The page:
Sacagawea gave birth to a son, named Jean Baptiste Charbonneau, in February of 1805, while the Lewis and Clark expedition remained in the winter camp at the North Dakota site. When the group continued its expedition in the spring, Sacagawea traveled along while carrying and nursing a newborn. The baby quickly became a beloved member of the expedition and was nicknamed “Pompy.”
Contributions to the Mission
Sacagawea proved to be a woman of extraordinary strength, courage, and intelligence. It can be said that she saved the lives of every man on the Lewis and Clark team in a variety of ways, including facilitating tricky diplomatic language with certain Natives, including those that may have been hostile to the white men. But other acts of quick thinking and bravery also stand out.
For example, on May 14, 1805, a sudden storm capsized one of the expedition boats. Sacagawea single-handedly recovered a number of valuable supplies, without which the expedition would have been crippled. Her interpretation and negotiation skills later proved valuable in trading for much needed horses among the Shoshone.
On many occasions, Lewis and Clark encountered a wide diversity of tribes and peoples. Her contribution to negotiations with the Nez Perce and intercessions with other hostile tribes were valuable beyond measure.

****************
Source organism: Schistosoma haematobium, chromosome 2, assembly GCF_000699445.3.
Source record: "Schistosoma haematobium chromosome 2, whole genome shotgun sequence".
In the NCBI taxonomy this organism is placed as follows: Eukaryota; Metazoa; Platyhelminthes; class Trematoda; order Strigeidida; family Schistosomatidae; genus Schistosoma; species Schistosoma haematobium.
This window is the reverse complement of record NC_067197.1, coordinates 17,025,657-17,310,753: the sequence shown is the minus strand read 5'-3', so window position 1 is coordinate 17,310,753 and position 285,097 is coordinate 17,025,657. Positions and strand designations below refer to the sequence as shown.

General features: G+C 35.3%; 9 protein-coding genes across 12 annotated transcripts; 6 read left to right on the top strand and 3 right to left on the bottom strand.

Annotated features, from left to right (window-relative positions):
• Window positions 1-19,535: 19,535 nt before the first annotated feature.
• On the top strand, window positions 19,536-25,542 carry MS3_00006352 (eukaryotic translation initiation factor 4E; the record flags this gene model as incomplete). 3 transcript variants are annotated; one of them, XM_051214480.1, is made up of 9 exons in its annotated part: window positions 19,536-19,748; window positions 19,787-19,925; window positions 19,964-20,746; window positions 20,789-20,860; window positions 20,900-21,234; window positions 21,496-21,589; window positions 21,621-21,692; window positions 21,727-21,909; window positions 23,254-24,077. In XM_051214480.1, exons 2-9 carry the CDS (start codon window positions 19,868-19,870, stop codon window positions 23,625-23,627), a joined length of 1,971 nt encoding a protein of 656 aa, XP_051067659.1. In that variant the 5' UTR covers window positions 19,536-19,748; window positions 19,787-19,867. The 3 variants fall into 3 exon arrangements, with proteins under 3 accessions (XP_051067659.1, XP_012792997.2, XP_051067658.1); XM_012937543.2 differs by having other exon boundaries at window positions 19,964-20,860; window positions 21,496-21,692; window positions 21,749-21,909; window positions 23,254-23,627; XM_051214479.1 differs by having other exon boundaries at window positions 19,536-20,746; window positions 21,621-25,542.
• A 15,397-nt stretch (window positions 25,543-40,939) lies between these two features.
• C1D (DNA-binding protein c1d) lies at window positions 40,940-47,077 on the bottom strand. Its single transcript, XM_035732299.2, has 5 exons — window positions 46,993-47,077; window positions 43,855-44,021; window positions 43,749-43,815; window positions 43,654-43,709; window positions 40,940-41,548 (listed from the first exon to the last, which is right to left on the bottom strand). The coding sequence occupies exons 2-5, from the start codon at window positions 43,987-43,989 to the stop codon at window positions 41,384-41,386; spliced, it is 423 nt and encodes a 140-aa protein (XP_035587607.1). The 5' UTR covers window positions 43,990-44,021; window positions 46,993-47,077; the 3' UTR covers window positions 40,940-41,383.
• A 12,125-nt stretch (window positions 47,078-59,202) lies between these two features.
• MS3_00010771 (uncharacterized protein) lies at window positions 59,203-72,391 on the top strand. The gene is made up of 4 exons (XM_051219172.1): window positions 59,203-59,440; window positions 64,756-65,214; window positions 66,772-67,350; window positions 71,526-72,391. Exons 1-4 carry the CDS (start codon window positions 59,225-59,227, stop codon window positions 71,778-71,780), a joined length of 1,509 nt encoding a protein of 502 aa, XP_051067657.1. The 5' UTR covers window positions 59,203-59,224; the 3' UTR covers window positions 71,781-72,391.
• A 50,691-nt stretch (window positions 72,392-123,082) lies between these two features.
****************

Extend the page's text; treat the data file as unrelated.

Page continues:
It can also be said that Sacagawea saved the Lewis and Clark expedition members from outright starvation. When their supplies were depleted to the point that the men had resorted to eating candles made of tallow, Sacagawea showed them how to forage for natural edible plants, including camas roots.
Finally, her very presence among the expedition made many Native American tribes assume that Lewis and Clark were not a war party because warriors never traveled with women — and the fact that she was of the Shoshone was also significant.
Later Life and Death Controversy
Upon the return of the Lewis and Clark expedition in 1806, Sacagawea and her husband resumed their lives among the Hidatsa or Mandan people in North Dakota. She gave birth to a second child, this time a daughter, which they named Lizette.
William Clark had become so attached to Sacagawea’s son “Little Pompy” that he wrote a letter to Sacagawea and her husband offering to take the child into his care in the city of St. Louis. There the boy could be enrolled in school and get a first-class education. The offer was accepted and Jean Baptiste was sent to St. Louis.